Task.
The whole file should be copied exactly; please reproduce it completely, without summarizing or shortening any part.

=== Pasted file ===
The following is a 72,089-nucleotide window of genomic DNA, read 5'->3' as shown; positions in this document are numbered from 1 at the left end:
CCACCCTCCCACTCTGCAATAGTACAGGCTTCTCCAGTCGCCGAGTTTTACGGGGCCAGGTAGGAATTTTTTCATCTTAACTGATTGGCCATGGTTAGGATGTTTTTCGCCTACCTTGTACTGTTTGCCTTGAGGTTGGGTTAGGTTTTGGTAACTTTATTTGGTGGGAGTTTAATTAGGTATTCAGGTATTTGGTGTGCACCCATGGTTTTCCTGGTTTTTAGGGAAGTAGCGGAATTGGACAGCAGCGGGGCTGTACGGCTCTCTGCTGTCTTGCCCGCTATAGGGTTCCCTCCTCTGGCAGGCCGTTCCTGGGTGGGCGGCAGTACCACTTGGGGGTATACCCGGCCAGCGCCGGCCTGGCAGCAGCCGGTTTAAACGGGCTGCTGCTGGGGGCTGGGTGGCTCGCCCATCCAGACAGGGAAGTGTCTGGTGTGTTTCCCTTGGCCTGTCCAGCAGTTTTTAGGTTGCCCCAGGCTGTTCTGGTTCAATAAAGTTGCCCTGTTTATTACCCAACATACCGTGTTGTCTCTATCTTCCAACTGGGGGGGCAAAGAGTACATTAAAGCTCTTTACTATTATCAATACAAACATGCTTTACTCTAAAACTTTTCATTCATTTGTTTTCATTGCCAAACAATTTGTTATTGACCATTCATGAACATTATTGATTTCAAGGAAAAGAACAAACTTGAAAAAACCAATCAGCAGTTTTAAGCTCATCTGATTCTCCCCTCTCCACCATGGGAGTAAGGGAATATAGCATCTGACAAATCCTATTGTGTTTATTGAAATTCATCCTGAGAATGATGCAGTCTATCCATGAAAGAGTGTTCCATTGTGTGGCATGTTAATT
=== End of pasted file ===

The following is a 72,089-nucleotide window of genomic DNA, read 5'->3' as shown; positions in this document are numbered from 1 at the left end:
CCACCCTCCCACTCTGCAATAGTACAGGCTTCTCCAGTCGCCGAGTTTTACGGGGCCAGGTAGGAATTTTTTCATCTTAACTGATTGGCCATGGTTAGGATGTTTTTCGCCTACCTTGTACTGTTTGCCTTGAGGTTGGGTTAGGTTTTGGTAACTTTATTTGGTGGGAGTTTAATTAGGTATTCAGGTATTTGGTGTGCACCCATGGTTTTCCTGGTTTTTAGGGAAGTAGCGGAATTGGACAGCAGCGGGGCTGTACGGCTCTCTGCTGTCTTGCCCGCTATAGGGTTCCCTCCTCTGGCAGGCCGTTCCTGGGTGGGCGGCAGTACCACTTGGGGGTATACCCGGCCAGCGCCGGCCTGGCAGCAGCCGGTTTAAACGGGCTGCTGCTGGGGGCTGGGTGGCTCGCCCATCCAGACAGGGAAGTGTCTGGTGTGTTTCCCTTGGCCTGTCCAGCAGTTTTTAGGTTGCCCCAGGCTGTTCTGGTTCAATAAAGTTGCCCTGTTTATTACCCAACATACCGTGTTGTCTCTATCTTCCAACTGGGGGGGCAAAGAGTACATTAAAGCTCTTTACTATTATCAATACAAACATGCTTTACTCTAAAACTTTTCATTCATTTGTTTTCATTGCCAAACAATTTGTTATTGACCATTCATGAACATTATTGATTTCAAGGAAAAGAACAAACTTGAAAAAACCAATCAGCAGTTTTAAGCTCATCTGATTCTCCCCTCTCCACCATGGGAGTAAGGGAATATAGCATCTGACAAATCCTATTGTGTTTATTGAAATTCATCCTGAGAATGATGCAGTCTATCCATGAAAGAGTGTTCCATTGTGTGGCATGTTAATT